But with the introduction of Western culture, Hawaii started to change. Soon Kamehameha the Great united the Islands into a single kingdom, and then began trading with colonial powers.
Within 100 years of Cook’s landing, Hawaii’s landscape and culture had changed dramatically. Foreign investors planted large sugar plantations across the Islands to take advantage of the tropical climate, and immigrants from around the world were employed to work the land.
The different sugar plantations were always searching for the best strain of sugar to grow and harvest. So they came together in 1895 to fund a research center to find the best varietals for Hawaii.
Sugar production declined over the past 50 years, and, in 2016, the last sugar plantation closed on Maui. But the research center that the industry initially funded has morphed into the Hawaii Agricultural Research Center (HARC), located in Kunia and Maunawili on Oahu. The now nonprofit organization works to research agricultural techniques to promote viable farming in modern Hawaii.
“As the plantations closed, they asked, what could they do to replace it,” says Tyler Jones, Maunawili station manager. “While sugar declined, that opened up space to work on other crops.”
The question of what to do in post-plantation agriculture is at the heart of HARC’s research. Along with a small staff, Jones works on developing new agricultural techniques that will benefit local farmers in the wake of Hawaii’s plantation past.
One of the projects Jones and HARC has focused on is finding ways to commercially grow and cultivate koa wood. Koa, meaning “warrior,” is a strong native hardwood in Hawaii. It’s incredibly valuable as a building material for canoes and furniture, but it’s also the traditional material to make ukulele and has been adopted to make guitars and other instruments.
It’s illegal in Hawaii to cut koa trees on government-owned lands. Because of this, koa is hard to come across, and very expensive. But, Jones explains, “On private land, people can grow and harvest koa.”
The problem is that it’s not the easiest tree to grow commercially. It’s susceptible to fungus, so HARC has been working with generations of koa trees to try to determine which koa family lines are more naturally resistant to fungal growth.
HARC has also worked to see if it could be beneficial to intersperse koa trees with other crops, such as cacao and coffee. The result is a small batch of chocolate, and a larger crop of coffee that is being sold as Maunawili Farms Coffee.
“This is our first commercial crop this year,” says Jones. Previously, the coffee was just to show proof of concept. Additionally, the farm at Maunawili holds trainings and workshops to show local farmers its process.
HARC also aims to assist local agriculture through affordable housing. “One of our focuses has been preserving agricultural housing in Kunia. It’s the last remaining plantation village in Hawaii,” according to Jones.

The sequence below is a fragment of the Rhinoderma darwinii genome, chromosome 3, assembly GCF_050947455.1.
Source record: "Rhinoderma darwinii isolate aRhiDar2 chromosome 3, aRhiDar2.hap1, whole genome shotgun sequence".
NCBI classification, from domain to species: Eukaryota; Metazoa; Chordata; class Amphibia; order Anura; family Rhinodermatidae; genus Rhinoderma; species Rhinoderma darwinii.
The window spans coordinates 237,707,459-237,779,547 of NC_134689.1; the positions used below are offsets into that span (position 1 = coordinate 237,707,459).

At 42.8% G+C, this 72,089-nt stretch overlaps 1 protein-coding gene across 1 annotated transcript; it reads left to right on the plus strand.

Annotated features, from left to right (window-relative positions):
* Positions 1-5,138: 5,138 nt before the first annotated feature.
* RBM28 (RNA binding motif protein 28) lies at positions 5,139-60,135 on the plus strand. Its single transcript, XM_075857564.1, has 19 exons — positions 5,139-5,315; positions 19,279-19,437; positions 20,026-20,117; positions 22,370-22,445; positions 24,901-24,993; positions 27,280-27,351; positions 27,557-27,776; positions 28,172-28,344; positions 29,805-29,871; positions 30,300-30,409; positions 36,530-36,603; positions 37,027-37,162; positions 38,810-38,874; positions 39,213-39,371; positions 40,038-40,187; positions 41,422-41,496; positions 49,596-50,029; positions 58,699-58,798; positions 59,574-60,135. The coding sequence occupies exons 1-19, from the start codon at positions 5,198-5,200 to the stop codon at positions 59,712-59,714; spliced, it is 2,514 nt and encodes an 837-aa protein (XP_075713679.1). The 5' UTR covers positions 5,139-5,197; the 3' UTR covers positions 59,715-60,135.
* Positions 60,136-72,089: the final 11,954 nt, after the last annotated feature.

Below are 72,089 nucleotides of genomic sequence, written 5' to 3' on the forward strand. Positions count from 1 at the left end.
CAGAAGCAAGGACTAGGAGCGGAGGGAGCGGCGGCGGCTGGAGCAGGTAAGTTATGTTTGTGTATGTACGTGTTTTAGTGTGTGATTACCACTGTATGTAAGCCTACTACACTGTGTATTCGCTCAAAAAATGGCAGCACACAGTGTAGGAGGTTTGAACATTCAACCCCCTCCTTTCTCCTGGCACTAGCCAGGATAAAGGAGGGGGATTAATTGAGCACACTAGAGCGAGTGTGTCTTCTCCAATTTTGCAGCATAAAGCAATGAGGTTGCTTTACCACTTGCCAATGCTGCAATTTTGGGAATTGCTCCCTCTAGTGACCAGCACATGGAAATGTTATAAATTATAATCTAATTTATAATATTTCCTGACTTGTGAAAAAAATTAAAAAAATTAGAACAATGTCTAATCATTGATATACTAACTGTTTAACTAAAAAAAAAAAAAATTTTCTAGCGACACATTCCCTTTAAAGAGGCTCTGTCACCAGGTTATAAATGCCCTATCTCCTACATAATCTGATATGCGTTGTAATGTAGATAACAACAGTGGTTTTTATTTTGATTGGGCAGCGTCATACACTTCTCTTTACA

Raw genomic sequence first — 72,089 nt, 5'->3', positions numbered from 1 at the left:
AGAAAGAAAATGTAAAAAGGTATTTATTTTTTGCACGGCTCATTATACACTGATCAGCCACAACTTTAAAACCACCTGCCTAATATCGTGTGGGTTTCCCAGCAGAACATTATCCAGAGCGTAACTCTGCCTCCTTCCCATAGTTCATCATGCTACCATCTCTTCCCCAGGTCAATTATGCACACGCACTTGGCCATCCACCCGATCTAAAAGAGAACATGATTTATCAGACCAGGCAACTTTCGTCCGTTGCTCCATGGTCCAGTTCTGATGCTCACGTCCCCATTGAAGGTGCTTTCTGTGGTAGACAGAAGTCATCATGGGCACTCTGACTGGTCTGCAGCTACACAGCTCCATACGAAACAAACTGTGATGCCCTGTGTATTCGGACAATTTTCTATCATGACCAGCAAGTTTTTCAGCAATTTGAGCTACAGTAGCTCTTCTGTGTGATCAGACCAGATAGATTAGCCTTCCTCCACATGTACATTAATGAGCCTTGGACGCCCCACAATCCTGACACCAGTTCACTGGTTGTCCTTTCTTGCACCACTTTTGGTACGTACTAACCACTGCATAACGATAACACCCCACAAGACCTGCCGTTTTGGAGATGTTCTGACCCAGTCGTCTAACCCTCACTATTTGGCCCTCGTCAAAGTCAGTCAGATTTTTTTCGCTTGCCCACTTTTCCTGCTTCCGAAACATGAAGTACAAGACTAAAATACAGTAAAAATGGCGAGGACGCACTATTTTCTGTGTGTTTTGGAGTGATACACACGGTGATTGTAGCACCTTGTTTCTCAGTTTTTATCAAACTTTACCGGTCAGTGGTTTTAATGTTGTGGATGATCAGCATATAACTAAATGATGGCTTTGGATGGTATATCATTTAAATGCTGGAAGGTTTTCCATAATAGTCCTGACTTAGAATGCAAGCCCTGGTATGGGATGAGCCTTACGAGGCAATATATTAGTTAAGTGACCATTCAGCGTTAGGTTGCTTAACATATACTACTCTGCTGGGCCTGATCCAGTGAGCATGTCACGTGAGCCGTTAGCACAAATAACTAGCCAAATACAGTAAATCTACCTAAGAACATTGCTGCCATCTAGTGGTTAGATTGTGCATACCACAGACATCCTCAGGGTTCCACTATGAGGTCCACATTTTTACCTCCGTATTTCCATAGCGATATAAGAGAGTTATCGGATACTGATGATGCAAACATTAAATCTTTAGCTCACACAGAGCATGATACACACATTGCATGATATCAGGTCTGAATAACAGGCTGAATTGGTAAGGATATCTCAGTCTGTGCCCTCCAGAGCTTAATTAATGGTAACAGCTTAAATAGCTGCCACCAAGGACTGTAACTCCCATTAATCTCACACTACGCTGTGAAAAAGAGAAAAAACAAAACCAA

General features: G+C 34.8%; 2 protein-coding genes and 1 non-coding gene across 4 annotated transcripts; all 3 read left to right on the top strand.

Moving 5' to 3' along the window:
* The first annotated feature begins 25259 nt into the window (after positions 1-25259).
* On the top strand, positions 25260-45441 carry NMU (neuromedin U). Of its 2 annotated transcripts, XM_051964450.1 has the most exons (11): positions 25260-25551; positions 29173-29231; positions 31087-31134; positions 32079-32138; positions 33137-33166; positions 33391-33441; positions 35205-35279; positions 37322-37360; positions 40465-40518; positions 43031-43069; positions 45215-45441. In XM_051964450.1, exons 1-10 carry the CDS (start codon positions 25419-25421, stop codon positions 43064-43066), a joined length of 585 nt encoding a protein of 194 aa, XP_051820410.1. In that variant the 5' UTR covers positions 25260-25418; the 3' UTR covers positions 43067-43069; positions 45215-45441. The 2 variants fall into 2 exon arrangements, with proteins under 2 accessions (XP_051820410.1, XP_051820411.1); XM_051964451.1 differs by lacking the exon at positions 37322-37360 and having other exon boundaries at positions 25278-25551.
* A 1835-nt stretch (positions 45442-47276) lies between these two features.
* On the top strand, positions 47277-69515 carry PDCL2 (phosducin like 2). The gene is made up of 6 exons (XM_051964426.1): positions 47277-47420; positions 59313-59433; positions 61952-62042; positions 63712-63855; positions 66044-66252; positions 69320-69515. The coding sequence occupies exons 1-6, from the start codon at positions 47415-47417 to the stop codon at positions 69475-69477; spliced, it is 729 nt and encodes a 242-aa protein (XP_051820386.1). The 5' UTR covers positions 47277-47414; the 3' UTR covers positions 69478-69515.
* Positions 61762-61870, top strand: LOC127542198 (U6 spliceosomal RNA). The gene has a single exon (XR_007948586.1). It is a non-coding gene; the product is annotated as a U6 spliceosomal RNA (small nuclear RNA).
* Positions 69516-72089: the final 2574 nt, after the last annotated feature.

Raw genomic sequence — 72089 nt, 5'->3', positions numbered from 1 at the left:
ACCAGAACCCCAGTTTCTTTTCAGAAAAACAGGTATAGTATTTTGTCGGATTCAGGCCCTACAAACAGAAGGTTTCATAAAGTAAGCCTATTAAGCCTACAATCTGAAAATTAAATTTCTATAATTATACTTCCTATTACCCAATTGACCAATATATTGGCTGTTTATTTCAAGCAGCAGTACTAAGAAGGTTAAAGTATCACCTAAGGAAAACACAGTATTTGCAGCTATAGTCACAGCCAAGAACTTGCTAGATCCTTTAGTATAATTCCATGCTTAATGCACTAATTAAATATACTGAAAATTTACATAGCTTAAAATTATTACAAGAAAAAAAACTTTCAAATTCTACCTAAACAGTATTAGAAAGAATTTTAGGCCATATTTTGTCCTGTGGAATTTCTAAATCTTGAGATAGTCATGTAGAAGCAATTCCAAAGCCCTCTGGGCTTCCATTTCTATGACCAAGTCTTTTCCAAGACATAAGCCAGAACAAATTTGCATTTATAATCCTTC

The housing project is a way both to preserve some of Hawaii’s plantation history, and to help with current housing shortages.
Even though HARC is currently selling coffee and a small amount of honey when available, as a nonprofit, making money through coffee or honey production isn’t the goal. The goal is to do research and development that will perpetuate agriculture in Hawaii’s future, even as land costs and the cost of living increases.
“Ultimately the purpose of this is not to grow and sell coffee,” says Jones. “We use it as a demonstration space for farmers.”
For more information about HARC and where to purchase Maunawili Farms Coffee, visit www.harc-hspa.com
The ukulele is simple: four strings, a dozen or so frets and a gently curved wooden frame.
Within an afternoon, a novice player can pick up a song or two. There’s something beautiful in its minimalism. Songs can be as simple or complex as the player desires. No matter the song or technique, whenever a tune is strummed on a ukulele, Hawaii comes to mind.
For over a century, the ukulele has been the emblem of Hawaiian mele, or songs. Few places are so closely associated with a single instrument as Hawaii is with the ukulele. And like so many of the icons of Hawaiiana, the ukulele didn’t originate on these sandy shores. Instead it was transplanted during the plantation boom.
Sugar plantations that were tended by close-knit communities of immigrants fueled Hawaii’s economy for decades. The plantations started bringing over laborers in the mid-1800s from China, Japan, Korea, the Philippines and eventually from Portugal and Puerto Rico. Each influx of people brought their own cultural traditions, from food to language and especially music.
In 1879 a boat laden with workers from the Portuguese island of Madeira pulled into Honolulu Harbor, and some of these newcomers brought small four-stringed guitars called machetes. These instruments evolved in Hawaii, taking on four standard sizes and tuning, eventually settling into a modern ukulele. By the turn of the 20th century they had solidified as one of the most popular instruments in Hawaii.